Once your Python programs grow beyond basic scripts run from a command line, using print() statements for logging becomes a difficult practice to scale. Using
print()logging modules enable you to better control where, how, and what you log, with much more granularity. As a result, you can reduce debugging time, improve code quality, and increase the visibility of your infrastructure.
To help you get up to speed with Python logging, we’re creating a multi-part guide to cover what you need to know to make your Python logging efficient, useful, and scalable. To get the most out of this guide, you should be comfortable with basic Python programming and understand general logging best practices.
In part one of our overview on Python logging, we’ll introduce you to the default logging module and log levels, and we’ll walk through basic examples of how you can get started with Python logging.
Python’s default logging module
The first step in understanding Python logging is familiarizing yourself with the default logging module, which is included with Python’s standard library. The default logging module provides an easy-to-use framework for emitting log messages in a Python program. It’s simple enough that you can hit the ground running in a few minutes and extensible enough to cover a variety of use cases.
With the default Python logging module, you can:
- Create custom log messages with timestamps
- Emit logs to different destinations (such as the terminal, syslog, or systemd)
- Define the severity of log messages
- Format logs to meet different requirements
- Report error suppression without throwing an exception
- Capture the source of log messages
How does Python’s default logging module work?
At a high level, Python’s default logging module consists of these components:
- Loggers expose an interface that your code can use to log messages.
- Handlers send the logs created by loggers to their destination. Popular handlers include:
FileHandler:For sending log messages to a file
StreamHandler:For sending log messages to an output stream like stdout
SyslogHandler:For sending log messages to a syslog daemon
HTTPHandler:For sending log messages with HTTP
- Filters provide a mechanism to determine which logs are recorded.
- Formatters determine the output formatting of log messages.
To use the default logger, just add import logging to your Python program, and then create a log message.
Here’s a basic example that uses the default logger (also known as the root logger):
Running that code will print this message to the console:
WARNING:root:You are learning Python logging!
In that example, we can see the default message format is as follows:
<NAME>is the name of our logger.
In many cases, we’ll want to modify how messages are formatted. We can call
basicConfig() at the beginning of our code to customize formatting for the root logger.
For example, suppose we want to add a timestamp to our message. We can add
%(asctime)s to a
basicConfig() format call. To retain the rest of our original formatting, we’ll also need to include
Our resulting code will look like this:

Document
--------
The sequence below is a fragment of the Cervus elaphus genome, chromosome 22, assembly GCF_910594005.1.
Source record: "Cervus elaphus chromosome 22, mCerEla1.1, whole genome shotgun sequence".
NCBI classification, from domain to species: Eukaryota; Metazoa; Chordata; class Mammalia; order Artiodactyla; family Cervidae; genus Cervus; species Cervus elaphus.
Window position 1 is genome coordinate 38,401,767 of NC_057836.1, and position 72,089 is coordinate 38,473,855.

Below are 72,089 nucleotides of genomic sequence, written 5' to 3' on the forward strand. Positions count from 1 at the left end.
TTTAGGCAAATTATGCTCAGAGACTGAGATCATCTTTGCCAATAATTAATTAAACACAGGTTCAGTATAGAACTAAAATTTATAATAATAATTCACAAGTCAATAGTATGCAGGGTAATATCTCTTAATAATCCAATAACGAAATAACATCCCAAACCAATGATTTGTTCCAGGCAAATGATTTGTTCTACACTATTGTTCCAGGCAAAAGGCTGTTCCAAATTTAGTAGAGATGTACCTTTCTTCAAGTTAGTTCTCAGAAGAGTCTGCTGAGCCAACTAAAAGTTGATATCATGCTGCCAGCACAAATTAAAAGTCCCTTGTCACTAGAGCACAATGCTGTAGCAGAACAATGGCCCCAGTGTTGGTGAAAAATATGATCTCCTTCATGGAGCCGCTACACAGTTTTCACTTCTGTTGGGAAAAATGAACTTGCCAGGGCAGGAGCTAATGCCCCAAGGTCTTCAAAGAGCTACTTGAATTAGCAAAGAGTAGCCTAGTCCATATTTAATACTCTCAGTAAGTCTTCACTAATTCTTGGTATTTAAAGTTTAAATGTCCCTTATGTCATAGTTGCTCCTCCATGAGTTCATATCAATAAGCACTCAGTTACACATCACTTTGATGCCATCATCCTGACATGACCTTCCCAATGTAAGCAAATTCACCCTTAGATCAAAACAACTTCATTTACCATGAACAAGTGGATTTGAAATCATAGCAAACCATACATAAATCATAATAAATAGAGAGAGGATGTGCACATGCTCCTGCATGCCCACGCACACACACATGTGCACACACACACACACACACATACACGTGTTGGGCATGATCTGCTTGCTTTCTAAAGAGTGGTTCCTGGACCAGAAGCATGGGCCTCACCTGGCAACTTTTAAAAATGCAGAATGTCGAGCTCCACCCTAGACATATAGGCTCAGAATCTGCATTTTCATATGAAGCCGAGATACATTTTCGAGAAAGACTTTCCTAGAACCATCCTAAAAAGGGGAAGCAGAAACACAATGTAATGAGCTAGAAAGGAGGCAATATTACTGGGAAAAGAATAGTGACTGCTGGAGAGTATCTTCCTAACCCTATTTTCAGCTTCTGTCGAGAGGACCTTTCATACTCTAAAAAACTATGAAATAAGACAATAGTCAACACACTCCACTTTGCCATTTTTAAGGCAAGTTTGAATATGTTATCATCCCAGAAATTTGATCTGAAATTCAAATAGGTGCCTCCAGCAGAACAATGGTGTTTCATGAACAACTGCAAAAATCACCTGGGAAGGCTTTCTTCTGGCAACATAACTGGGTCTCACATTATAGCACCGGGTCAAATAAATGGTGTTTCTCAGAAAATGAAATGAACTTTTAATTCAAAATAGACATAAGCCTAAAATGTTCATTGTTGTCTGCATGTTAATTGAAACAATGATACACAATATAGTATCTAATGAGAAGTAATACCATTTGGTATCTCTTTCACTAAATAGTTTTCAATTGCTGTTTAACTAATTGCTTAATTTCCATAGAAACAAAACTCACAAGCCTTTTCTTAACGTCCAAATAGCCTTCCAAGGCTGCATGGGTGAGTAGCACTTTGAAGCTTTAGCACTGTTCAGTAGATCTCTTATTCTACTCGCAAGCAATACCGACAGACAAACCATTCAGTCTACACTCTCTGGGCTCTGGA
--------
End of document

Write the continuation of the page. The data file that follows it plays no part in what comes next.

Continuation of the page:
# Import the default logging module import logging # Format the log message logging.basicConfig(format='%(asctime)s %(levelname)s:%(name)s:%(message)s') # Emit a warning message logging.warning('You are learning Python logging!')
The output should look similar to the following:
2022-11-11 11:11:51,994 WARNING:root:You are learning Python logging!
Creating a custom logger
What if we don’t want to use the root logger?
In that case, we can create our own logger by setting a
logger = value and defining the settings of our logger (remember,
basicConfig() is only for the root logger). For example, the script below creates a
HumioDemoLogger set to log INFO-level messages with the same formatting as our previous example.
# Import the default logging module import logging # Create our demo logger logger = logging.getLogger('HumioDemoLogger') # Set a log level for the logger logger.setLevel(logging.INFO) # Create a console handler handler = logging.StreamHandler() # Set INFO level for handler handler.setLevel(logging.INFO) # Create a message format that matches earlier example formatter = logging.Formatter('%(asctime)s - %(name)s - %(levelname)s - %(message)s') # Add our format to our handler handler.setFormatter(formatter) # Add our handler to our logger logger.addHandler(handler) # Emit an INFO-level message logger.info('Python logging is cool!')
When you run the script, the output should look similar to the following:
2022-11-11 11:11:38,525 - HumioDemoLogger - INFO - Python logging is cool!
Python logging levels
If you’re familiar with the Syslog protocol, the idea of logging levels and log severity should be intuitive. In short, log messages generally include a severity that indicates the importance of the message.
There are six default severities with the default Python logging module. Each default severity is associated with a number, and a higher numeric value indicates a more severe logging level. The table below describes each of the default logging levels.
Default Python logging levels
|Critical||50||Highest severity messages; may cause a program to crash or exit.|
|Error||40||High severity messages generally related to an operation failing that does not cause the program to crash or exit.|
|Warning||30||Potentially negative events that may cause abnormal operation or otherwise require attention (such as the use of a deprecated API).|
|Info||20||Messages that log standard/expected events.|
|Debug||10||Messages useful for debugging how an application is running.|
|Notset||0||Default level when a new logger is created. Setting the root logger to NOTSET logs all messages. For other loggers, NOTSET messages are delegated to parent loggers until a level other than NOTSET is found.|